“I think we’re in a period of torpor where we’re just lingering along on the bottom of the market,” said Ward Fitzgerald, CEO of Exeter Property Group. “I don’t expect the market to get any worse, but there will be signs of worseness because of foreclosures and bankruptcies. They are manifestations of things that have already taken place. We have already had a decrease in occupancies and rental rates have fallen so now you will see a lot of the effects of the disease. Up to now, we have just seen the disease.”

The challenge will be for property owners to avoid defaults, foreclosures and bankruptcies by refinancing. That won’t be easy. Financial institutions aren’t as cavalier with money as they were during the boom years, and lending standards have tightened. The CMBS market isn’t what it used to be.

Other issues are also at play. With vacancy up and weak leasing, some landlords don’t have cash flow to cover debt. In some cases, properties are underwater and reassessed at less than the loan.

That’s not all.

“One of the biggest risks out there is interest rates and floating rate debt,” Fitzgerald said. “If there is an increase in interest rates, you will see an even more tremendous amount of distressed real estate.”

The impact will be most felt by private property owners who were unable to tap public markets last year to raise equity to shore up balance sheets and stabilize properties. Two of the region’s office real estate investment trusts — Brandywine Realty Trust and Liberty Property Trust — are on firm ground.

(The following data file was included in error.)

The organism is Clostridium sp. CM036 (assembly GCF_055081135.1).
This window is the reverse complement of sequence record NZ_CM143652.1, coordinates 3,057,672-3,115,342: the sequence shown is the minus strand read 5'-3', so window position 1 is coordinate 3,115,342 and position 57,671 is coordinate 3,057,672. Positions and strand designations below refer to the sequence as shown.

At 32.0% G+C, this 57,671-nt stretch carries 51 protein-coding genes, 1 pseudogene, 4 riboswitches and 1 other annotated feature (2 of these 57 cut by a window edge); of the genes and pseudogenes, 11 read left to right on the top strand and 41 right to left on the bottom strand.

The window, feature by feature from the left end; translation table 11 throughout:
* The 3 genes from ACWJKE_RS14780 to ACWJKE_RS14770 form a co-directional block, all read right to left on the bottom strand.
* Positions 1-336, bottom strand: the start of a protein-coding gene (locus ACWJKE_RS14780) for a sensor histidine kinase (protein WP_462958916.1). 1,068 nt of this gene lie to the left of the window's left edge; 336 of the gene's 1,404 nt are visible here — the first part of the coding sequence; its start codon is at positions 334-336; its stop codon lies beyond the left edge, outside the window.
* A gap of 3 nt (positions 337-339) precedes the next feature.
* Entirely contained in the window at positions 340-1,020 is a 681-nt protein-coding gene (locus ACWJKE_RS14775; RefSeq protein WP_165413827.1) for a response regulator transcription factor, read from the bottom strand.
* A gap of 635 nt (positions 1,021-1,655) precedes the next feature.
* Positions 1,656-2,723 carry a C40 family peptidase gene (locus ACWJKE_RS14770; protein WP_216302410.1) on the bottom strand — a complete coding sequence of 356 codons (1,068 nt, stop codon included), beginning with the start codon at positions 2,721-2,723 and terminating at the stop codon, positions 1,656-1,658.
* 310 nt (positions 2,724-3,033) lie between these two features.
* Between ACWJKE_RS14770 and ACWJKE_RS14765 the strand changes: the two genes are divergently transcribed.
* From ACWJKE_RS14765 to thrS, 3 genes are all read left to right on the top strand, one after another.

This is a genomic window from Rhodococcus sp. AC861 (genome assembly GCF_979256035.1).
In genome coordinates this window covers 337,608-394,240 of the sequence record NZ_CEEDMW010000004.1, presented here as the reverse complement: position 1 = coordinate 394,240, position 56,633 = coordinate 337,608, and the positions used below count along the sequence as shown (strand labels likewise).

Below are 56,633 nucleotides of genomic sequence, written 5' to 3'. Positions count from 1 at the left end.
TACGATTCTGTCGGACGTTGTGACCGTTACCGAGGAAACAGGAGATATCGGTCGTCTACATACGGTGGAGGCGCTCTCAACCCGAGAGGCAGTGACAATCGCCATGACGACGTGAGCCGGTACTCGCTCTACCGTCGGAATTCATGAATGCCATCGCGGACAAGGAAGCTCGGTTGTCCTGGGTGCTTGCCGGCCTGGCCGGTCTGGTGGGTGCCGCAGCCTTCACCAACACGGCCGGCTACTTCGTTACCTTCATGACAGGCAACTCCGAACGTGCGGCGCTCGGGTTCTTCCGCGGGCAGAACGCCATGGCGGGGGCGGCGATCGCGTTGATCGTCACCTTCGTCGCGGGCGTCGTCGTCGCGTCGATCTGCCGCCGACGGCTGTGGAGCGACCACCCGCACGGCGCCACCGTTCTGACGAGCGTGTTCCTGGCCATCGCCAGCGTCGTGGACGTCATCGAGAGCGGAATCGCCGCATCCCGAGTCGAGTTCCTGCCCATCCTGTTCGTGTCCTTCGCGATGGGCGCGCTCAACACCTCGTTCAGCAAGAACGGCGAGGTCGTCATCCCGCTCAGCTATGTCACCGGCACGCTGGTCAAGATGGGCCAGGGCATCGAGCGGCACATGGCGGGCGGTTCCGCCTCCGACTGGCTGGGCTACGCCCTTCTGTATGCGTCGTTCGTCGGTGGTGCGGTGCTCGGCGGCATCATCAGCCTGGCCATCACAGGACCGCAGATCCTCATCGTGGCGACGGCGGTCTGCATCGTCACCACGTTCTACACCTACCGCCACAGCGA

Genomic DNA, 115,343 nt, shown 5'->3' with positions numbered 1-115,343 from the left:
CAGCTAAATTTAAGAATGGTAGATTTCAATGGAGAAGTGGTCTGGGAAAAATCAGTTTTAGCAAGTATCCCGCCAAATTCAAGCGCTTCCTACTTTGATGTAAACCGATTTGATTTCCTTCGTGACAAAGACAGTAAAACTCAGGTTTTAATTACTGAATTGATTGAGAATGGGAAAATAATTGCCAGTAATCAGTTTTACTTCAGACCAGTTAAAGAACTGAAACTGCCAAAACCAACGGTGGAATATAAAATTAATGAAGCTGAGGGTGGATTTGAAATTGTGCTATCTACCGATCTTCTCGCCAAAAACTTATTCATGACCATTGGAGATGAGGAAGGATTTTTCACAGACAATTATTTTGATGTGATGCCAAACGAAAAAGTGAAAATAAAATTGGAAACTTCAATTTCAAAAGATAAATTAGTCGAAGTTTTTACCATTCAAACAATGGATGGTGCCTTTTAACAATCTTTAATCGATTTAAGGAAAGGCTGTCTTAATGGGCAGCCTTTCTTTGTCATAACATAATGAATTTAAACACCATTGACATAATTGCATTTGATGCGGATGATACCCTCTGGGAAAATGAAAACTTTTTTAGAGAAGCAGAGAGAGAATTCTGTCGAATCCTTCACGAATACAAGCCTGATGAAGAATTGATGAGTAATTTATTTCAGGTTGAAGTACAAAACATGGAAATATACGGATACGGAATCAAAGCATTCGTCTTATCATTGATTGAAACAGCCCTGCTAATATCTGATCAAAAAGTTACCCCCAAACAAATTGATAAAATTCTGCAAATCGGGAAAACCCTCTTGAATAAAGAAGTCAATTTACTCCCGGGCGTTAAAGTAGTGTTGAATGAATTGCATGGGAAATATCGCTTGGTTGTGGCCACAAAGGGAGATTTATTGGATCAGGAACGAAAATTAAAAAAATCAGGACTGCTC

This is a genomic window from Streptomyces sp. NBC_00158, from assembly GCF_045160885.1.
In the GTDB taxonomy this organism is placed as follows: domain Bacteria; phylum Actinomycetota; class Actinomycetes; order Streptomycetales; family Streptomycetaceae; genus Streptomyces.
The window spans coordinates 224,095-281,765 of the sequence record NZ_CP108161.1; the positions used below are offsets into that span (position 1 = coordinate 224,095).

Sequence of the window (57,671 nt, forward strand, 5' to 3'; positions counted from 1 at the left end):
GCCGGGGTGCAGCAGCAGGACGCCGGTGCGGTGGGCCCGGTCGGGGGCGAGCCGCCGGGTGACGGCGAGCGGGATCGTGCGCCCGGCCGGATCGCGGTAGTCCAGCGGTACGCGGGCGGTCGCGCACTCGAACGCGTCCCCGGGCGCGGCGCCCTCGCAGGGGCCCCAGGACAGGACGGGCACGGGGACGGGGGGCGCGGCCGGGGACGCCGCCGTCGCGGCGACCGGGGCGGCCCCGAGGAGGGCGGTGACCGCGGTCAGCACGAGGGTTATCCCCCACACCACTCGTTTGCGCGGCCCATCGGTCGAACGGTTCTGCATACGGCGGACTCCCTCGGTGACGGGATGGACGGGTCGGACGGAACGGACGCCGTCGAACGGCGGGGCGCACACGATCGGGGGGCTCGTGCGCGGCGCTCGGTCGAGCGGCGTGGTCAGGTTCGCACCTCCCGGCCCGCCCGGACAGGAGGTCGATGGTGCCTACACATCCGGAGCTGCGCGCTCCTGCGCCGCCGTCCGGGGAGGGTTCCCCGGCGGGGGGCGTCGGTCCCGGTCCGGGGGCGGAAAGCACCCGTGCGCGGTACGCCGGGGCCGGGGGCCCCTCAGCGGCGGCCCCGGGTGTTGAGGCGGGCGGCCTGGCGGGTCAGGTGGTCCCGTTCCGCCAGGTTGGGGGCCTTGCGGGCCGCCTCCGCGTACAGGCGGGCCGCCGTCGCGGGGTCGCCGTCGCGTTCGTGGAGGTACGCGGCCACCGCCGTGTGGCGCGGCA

For example, in the last year, Liberty has raised $1 billion and has cash on hand and a stronger balance sheet than when the recession began. It’s in the position where if it needed to borrow more money, it could, said CEO Bill Hankowsky.

That’s not an option readily available to private developers who relied heavily on borrowing and CBMS markets for financing.

“Capital is available for the haves and capital isn’t available for the have nots,” said Hankowsky, who described the recession, the evaporation of the capital markets and their effect as something akin to a tsunami. “Some people got knocked over by the tsunami and believe whomever is standing is surviving. That’s not accurate. There will be a long high tide that will create pressure on people.”

The major theme for this year will be fundamentals — keeping space filled and properties well run, Hankowsky said.

Another issue is whether the recession will turn into a jobless recovery. That will directly affect the office market and vacancy rates. Philadelphia County has the highest unemployment rate in the 11-county region at 11 percent, according to the Bureau of Labor Statistics. Chester County’s unemployment rate stands at 6.6 percent and Montgomery County at 7 percent. There is still a worry.

“There are fewer people employed in this country today than there were 10 years ago and 2.3 million lost office jobs between 2008 and 2009,” managing principal at Cresa Partners. “My read on that and translating that into real estate is we have bottomed out, but I think we’re at the bottom of a very big U and I don’t forecast us recovering in 2010 and 2011.”